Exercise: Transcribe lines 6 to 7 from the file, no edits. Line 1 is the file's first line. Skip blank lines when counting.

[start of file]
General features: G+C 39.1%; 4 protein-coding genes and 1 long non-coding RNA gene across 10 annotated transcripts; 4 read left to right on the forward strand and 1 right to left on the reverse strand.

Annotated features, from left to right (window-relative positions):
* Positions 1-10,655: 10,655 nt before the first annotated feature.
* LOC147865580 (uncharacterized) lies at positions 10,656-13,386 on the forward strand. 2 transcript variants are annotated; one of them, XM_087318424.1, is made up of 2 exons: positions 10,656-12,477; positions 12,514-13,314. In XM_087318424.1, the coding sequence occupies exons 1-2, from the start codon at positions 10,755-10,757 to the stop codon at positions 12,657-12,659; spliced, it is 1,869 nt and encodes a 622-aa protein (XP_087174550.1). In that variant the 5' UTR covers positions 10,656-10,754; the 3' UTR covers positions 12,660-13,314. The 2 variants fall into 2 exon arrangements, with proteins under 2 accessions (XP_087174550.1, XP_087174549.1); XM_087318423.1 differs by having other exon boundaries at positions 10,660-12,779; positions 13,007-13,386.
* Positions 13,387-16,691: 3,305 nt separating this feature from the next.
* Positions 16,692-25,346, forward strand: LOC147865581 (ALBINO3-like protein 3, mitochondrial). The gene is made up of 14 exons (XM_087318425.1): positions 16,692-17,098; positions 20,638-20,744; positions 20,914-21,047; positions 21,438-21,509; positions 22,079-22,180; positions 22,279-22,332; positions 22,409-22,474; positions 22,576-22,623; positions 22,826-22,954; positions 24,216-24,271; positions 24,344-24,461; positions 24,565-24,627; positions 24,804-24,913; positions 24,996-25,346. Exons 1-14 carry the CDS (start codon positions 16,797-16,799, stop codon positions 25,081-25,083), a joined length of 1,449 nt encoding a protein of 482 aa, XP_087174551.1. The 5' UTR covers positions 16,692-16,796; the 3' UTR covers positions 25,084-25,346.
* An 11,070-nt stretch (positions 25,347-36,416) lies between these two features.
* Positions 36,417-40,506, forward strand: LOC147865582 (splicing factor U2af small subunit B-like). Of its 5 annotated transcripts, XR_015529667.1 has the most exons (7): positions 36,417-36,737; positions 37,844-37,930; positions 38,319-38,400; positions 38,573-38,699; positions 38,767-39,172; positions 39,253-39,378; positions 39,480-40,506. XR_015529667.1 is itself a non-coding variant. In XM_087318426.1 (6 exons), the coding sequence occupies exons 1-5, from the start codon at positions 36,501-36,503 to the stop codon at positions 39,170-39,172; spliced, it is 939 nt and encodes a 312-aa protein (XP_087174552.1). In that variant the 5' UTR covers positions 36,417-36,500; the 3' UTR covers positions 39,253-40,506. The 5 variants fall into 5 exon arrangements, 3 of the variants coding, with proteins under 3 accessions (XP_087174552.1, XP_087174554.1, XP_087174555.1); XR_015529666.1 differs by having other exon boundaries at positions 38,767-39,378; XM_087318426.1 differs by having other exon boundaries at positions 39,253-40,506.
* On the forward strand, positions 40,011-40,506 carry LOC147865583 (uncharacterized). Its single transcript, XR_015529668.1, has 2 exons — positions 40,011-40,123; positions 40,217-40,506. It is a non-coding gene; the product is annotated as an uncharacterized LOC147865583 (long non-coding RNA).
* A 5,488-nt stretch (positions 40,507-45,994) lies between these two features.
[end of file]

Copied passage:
* Positions 16,692-25,346, forward strand: LOC147865581 (ALBINO3-like protein 3, mitochondrial). The gene is made up of 14 exons (XM_087318425.1): positions 16,692-17,098; positions 20,638-20,744; positions 20,914-21,047; positions 21,438-21,509; positions 22,079-22,180; positions 22,279-22,332; positions 22,409-22,474; positions 22,576-22,623; positions 22,826-22,954; positions 24,216-24,271; positions 24,344-24,461; positions 24,565-24,627; positions 24,804-24,913; positions 24,996-25,346. Exons 1-14 carry the CDS (start codon positions 16,797-16,799, stop codon positions 25,081-25,083), a joined length of 1,449 nt encoding a protein of 482 aa, XP_087174551.1. The 5' UTR covers positions 16,692-16,796; the 3' UTR covers positions 25,084-25,346.
* An 11,070-nt stretch (positions 25,347-36,416) lies between these two features.